Enacting

Long post ahead. Short version: if you’re not a person of color (this applies to all of you, not some imaginary person off in the distance), you should rethink engaging with the trauma of people of color, especially in academia and the arts, if you are not ready to hold space for them to engage with or and work through it on their terms. Your terms don’t matter if you are not from that population.

Whitney López, Bryn Mawr ’15

Built like a fortress, Bryn Mawr is maintained through a complex history dependent on the labor of others. A classroom where I often teach is on the second floor of a building named for Joseph Taylor, whose will established a Quaker college for women.1 Constructed of local stone to look like a castle, Taylor Hall is steeped in the mustiness of creased spines and more than a century’s worth of young women exercising their minds. This space is a palimpsest where “traces of the past…bleed through.” I love teaching in this classroom, with its material history tracked in deep splintery wood and tall thin-paned windows, chair rails identified by a student who recognizes what she’s seeing and decodes for others, including me; its old-fashioned closets abetting our connection with worlds beyond: once stacked with blue exam books, now housing various technical aides. But leakage tints these walls, “prior writing ghosted through to the surface.”2

Places are themselves a form of pedagogy: ones that hold and challenge us, although we may not recognize them as such. Elizabeth Ellsworth explains how we experience a place of learning not only in terms of knowledge but also physically, as we rest, pace, laugh, discover: “Our experiences…arise not only out of our cognitive interpretations of the building’s allusions to historical or aesthetic meanings but also out of the corporeality of the body’s time/space as it exists in relation to the building.”3

The call to “unghost” is a methodology for reinscribing stories erased from history. This work nudges me to ask: what to do pedagogically with such ghosted pasts and contemporary manifestations?

In my Taylor Hall classroom, I’ve been experimenting with such allusions and relations by using a strategy of “enactments” with my Multicultural Education students. These dramatic scenarios are complexly layered, moving through textual, bodily and architectural surfaces. Emerging from and across our readings and students’ writings about themselves and others, about the college and other life contexts, this strategy excavates, intervenes in, films over other, older scripts that nonetheless bleed through.

The first day of class I ask the 25 or so students to gather themselves into “diverse” groups of 4-5; we brainstorm dimensions of diversity in the room, and I ask that they include some people they don’t know; groups form through a kind of speed dating. For the next three weeks they write, read, and discuss weekly blog entries in response to this sequence of prompts:

  1. Write and post by Sun. at 5: something that happened in your past (in school, neighborhood, family…) – you were part of it or witnessed or in some way had direct contact with – that troubled/s you, raises questions for you about culture/multiculturalisms/diversity/in relation to equity/in relation to power, even if you’re not exactly sure how. Tell the story in terms of your perspective when it happened; then feel free to add any comments/questions from your perspective now.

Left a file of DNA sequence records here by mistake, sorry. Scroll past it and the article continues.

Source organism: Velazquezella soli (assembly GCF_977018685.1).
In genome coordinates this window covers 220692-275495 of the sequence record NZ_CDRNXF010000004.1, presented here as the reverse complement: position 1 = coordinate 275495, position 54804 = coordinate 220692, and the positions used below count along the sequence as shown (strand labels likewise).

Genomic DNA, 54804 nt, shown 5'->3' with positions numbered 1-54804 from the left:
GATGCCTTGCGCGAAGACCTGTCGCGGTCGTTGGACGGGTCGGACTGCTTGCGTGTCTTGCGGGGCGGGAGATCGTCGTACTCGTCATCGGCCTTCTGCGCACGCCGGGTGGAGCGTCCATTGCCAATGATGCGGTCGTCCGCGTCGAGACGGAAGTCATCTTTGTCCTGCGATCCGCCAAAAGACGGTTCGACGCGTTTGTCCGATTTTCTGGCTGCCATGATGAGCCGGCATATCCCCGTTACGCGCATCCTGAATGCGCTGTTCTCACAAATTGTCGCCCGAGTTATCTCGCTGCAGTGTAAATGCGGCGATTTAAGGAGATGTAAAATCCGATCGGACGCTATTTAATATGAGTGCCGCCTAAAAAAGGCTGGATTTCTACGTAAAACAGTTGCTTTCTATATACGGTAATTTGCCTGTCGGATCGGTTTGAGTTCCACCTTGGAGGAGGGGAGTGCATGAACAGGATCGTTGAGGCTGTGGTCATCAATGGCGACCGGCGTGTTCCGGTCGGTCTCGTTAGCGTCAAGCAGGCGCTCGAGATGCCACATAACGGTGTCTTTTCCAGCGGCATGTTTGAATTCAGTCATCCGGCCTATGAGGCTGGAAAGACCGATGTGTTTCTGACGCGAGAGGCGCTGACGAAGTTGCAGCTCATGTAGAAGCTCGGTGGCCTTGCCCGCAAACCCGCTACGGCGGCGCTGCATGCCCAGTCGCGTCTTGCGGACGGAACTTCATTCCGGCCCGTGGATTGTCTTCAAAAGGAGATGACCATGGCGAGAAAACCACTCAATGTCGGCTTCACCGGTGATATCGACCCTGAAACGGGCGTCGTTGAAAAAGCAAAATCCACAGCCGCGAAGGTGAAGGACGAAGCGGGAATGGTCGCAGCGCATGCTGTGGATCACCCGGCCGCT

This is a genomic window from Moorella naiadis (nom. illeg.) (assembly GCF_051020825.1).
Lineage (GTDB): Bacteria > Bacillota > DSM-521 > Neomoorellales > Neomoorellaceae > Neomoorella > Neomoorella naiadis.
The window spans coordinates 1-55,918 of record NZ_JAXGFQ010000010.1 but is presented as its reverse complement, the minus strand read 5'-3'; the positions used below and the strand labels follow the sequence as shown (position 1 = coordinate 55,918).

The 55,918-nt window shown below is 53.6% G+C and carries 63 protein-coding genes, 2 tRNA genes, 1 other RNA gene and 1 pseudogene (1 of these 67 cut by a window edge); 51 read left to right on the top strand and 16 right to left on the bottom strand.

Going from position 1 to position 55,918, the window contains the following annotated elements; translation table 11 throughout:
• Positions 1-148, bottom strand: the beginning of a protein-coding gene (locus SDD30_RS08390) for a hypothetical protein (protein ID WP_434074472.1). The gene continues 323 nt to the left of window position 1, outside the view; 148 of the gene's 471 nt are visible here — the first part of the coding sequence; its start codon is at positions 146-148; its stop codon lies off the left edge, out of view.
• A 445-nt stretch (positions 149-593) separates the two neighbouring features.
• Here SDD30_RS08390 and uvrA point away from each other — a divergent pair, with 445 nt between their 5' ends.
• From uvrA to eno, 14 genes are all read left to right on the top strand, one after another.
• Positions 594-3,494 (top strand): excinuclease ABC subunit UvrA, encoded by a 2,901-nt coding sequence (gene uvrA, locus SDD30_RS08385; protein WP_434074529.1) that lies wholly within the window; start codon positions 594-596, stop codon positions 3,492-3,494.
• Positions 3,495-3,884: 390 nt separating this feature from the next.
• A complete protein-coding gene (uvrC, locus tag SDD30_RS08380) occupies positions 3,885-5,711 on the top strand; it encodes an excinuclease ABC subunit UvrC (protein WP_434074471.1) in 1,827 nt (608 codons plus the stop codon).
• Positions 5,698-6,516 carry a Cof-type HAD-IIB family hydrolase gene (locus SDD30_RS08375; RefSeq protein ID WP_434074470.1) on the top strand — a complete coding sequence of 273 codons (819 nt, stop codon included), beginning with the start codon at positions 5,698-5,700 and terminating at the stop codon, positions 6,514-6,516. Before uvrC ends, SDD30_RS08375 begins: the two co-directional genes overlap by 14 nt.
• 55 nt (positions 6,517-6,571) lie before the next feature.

2. Write and post by Sun. at 5: something that happened this year in/around the Bi-Co – you were part of it or witnessed or heard about it (in the air) – that troubled/s you, raises questions for you about culture/multiculturalisms/diversity/in relation to equity/in relation to power. Tell the story in terms of your perspective when it happened; then feel free to add any comments/questions from your perspective now.
  3. Write and post by Wed. at 5: something that happened this week in/around your life, including (but not limited to) the Bi-Co – you were part of it or witnessed or heard about it – that troubled/s you, raises questions for you about culture/multiculturalisms/diversity/in relation to equity/in relation to power. Tell the story in terms of your perspective when it happened; then feel free to add any comments/questions from your perspective now.

After reading and responding online to each other’s entries, the groups use our texts and discussions as lenses for talking further about their stories, evolving issues and crossovers. A few weeks in, I alert them that they’ll be using their entries as source material to develop an “enactment” –a dramatic evocation of a story or composite of stories from their blogs, which will invite the full class to engage in key issues or dilemmas the group has been processing. Groups develop “scripts” and perform for the class for 5-8 minutes: I usually ask them to do this twice. The first time the rest of us watch; the second time we are invited to enter or intervene: as a “thought bubble” by standing behind a character and speaking what we think that character is thinking; as a character, tapping out a player and deliberately shifting the action; or, in the midst of the scenario, calling out “freeze frame” to raise a point of discussion.